I don't really feel shocked when I hear about cases of sexual abuse in the church. I feel deeply sad for the victims and angry at the perpetrators, and I feel betrayed when church leaders protect the abusers at the expense of their victims. But I don't really feel shocked. I've worked in child protection. I know the statistics. It is pretty much inevitable that somewhere in any big insitution there will be abuse going on. When I read about it, my expectations are merely proved correct.
Rolf Harris is another matter altogether. With Rolf it's personal. He was the first singer I ever loved. Before I discovered pop music, he was my number one musical taste. I had some of his records, and watched his show on TV.
His songs were also the first I ever performed in public. I sang one of them at a scout concert and our leader (who despite the stereotypes was not the least bit abusive) was so taken with it that he got me to perform at various functions over the next couple of years. I didn't do the obvious songs - "Tie Me Kangaroo Down Sport", or "Court of King Caractacus" - and I certainly couldn't don the fake extra leg for "Jake the Peg". Instead I sang songs from an obscure collection of amusing conservation-themed songs my family owned, called Rolf Harris Sings for Survival. My scoutmaster's favourite was called "The Kangaroo Catchers" which doesn't even appear to have made it onto the internet.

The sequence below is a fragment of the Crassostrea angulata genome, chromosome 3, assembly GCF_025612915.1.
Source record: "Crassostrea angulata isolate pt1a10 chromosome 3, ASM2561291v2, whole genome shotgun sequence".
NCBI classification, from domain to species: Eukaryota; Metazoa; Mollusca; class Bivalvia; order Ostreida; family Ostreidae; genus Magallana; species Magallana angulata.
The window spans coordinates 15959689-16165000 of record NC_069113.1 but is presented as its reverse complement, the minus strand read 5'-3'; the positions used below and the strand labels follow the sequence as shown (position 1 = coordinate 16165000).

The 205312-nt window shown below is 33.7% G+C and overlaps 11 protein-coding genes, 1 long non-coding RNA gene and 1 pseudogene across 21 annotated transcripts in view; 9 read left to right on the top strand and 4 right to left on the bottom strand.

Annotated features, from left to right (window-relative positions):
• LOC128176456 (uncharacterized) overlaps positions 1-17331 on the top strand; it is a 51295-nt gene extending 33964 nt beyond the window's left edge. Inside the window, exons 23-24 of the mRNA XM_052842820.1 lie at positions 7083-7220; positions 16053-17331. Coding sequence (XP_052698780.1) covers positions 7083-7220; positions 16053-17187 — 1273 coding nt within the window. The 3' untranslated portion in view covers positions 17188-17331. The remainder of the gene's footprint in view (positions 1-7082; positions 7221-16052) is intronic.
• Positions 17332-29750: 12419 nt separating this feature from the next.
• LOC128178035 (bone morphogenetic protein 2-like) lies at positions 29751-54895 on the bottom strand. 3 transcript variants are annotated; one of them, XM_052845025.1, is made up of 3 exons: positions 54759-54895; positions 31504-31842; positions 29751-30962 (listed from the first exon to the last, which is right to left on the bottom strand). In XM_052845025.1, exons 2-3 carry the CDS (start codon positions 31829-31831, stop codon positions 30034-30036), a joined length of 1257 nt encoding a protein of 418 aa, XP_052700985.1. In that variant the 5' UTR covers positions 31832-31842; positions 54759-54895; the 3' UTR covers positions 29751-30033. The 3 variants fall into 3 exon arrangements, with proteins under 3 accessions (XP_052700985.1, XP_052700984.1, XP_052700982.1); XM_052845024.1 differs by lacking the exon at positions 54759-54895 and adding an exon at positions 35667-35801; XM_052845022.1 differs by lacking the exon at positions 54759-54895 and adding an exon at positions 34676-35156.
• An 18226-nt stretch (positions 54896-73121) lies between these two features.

The thing about Rolf is that he's never been a particularly gifted singer, but he was (and still is) a fabulous family entertainer. He never does anything you'd worry about taking your kids to, but the adults have a great time as well. He sings funny songs, tells corny jokes, plays odd instruments like the wobble board, and does those wonderful join-the-dots paintings where it seems like he's painting nothing and then the last few brush strokes reveal an illustration of the song he's singing or the story he's telling. In a more serious vein, he was responsible for introducing Australian folk songs to a global audience in much the same way Pete Seeger did for the American tradition, although without the left-wing politics.
Along with all this is a down to earth personality which makes you feel like he's your funny uncle rather than a superstar entertainer. Residents of small Australian towns where he has performed confirm this is not a stage act - he really is that nice.
How could this harmless and much loved entertainer - and my childhood hero - be guilty of child sexual abuse? Friends and neighbours clearly share the widespread disbelief. News reports are full of this kind of stuff.
A furious neighbour shouted to the cameras "he didn't do it. And if he did it doesn't matter." Another said "he's done nothing wrong and you should be ashamed of yourselves". One visitor came to drop a note in Harris' letterbox and said afterwards: "he's a wonderful man and it's a load of baloney."
It's quite possible they're right. He may be falsely accused. I certainly hope so. I'd rather not have to reassess the meaning of my childhood passions at the age of 51.
But it's also possible they're wrong, and if so it certainly does matter. People who abuse children are not a species apart. Jimmy Savile may look like an abuser from head to toe with his wild hair, odd glasses and weird persona, but don't let this lull you into thinking you would recognise an abuser if you met one. Abusers can be nice, everyday people. They can do lots of good. Their public adulation can be well earned.
Seeing this adulation just makes their victims' grief that much more bitter. Abuse victims are entitled to have their pain vindicated and its authors brought to account
If the price I have to bear for that is to have my own childhood tainted in a small way, then so be it.